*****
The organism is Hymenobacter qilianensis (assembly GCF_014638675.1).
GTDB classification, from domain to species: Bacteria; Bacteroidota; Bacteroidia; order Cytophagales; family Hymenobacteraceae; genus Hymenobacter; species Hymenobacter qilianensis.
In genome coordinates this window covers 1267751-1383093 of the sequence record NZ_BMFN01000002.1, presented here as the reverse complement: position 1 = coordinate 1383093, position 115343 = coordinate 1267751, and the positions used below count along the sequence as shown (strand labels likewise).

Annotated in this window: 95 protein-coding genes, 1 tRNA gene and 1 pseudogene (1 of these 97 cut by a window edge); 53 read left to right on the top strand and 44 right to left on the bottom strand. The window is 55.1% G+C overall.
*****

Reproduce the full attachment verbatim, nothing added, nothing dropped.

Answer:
The organism is Hymenobacter qilianensis (assembly GCF_014638675.1).
GTDB classification, from domain to species: Bacteria; Bacteroidota; Bacteroidia; order Cytophagales; family Hymenobacteraceae; genus Hymenobacter; species Hymenobacter qilianensis.
In genome coordinates this window covers 1267751-1383093 of the sequence record NZ_BMFN01000002.1, presented here as the reverse complement: position 1 = coordinate 1383093, position 115343 = coordinate 1267751, and the positions used below count along the sequence as shown (strand labels likewise).

Annotated in this window: 95 protein-coding genes, 1 tRNA gene and 1 pseudogene (1 of these 97 cut by a window edge); 53 read left to right on the top strand and 44 right to left on the bottom strand. The window is 55.1% G+C overall.